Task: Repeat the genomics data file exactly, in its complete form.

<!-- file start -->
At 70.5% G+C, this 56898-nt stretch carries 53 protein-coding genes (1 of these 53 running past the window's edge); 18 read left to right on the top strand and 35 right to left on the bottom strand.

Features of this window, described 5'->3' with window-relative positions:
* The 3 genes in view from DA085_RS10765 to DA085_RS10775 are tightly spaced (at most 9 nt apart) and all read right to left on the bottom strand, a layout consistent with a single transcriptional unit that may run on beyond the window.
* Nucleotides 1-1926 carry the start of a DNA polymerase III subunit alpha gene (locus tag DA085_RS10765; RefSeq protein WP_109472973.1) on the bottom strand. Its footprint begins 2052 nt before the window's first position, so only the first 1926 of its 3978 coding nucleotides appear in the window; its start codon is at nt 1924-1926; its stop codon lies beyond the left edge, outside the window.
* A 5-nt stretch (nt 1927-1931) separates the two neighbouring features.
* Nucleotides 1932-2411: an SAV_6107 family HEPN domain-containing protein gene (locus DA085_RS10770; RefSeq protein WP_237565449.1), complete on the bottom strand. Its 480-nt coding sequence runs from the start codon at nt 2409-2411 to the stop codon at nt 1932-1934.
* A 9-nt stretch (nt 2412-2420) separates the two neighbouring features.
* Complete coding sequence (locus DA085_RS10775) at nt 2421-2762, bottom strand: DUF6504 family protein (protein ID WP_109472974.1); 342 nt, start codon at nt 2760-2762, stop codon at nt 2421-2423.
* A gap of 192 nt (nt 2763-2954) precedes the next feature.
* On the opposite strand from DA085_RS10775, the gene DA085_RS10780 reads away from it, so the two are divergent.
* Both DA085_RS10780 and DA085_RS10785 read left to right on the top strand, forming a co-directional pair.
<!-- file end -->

At 70.5% G+C, this 56898-nt stretch carries 53 protein-coding genes (1 of these 53 running past the window's edge); 18 read left to right on the top strand and 35 right to left on the bottom strand.

Features of this window, described 5'->3' with window-relative positions:
* The 3 genes in view from DA085_RS10765 to DA085_RS10775 are tightly spaced (at most 9 nt apart) and all read right to left on the bottom strand, a layout consistent with a single transcriptional unit that may run on beyond the window.
* Nucleotides 1-1926 carry the start of a DNA polymerase III subunit alpha gene (locus tag DA085_RS10765; RefSeq protein WP_109472973.1) on the bottom strand. Its footprint begins 2052 nt before the window's first position, so only the first 1926 of its 3978 coding nucleotides appear in the window; its start codon is at nt 1924-1926; its stop codon lies beyond the left edge, outside the window.
* A 5-nt stretch (nt 1927-1931) separates the two neighbouring features.
* Nucleotides 1932-2411: an SAV_6107 family HEPN domain-containing protein gene (locus DA085_RS10770; RefSeq protein WP_237565449.1), complete on the bottom strand. Its 480-nt coding sequence runs from the start codon at nt 2409-2411 to the stop codon at nt 1932-1934.
* A 9-nt stretch (nt 2412-2420) separates the two neighbouring features.
* Complete coding sequence (locus DA085_RS10775) at nt 2421-2762, bottom strand: DUF6504 family protein (protein ID WP_109472974.1); 342 nt, start codon at nt 2760-2762, stop codon at nt 2421-2423.
* A gap of 192 nt (nt 2763-2954) precedes the next feature.
* On the opposite strand from DA085_RS10775, the gene DA085_RS10780 reads away from it, so the two are divergent.
* Both DA085_RS10780 and DA085_RS10785 read left to right on the top strand, forming a co-directional pair.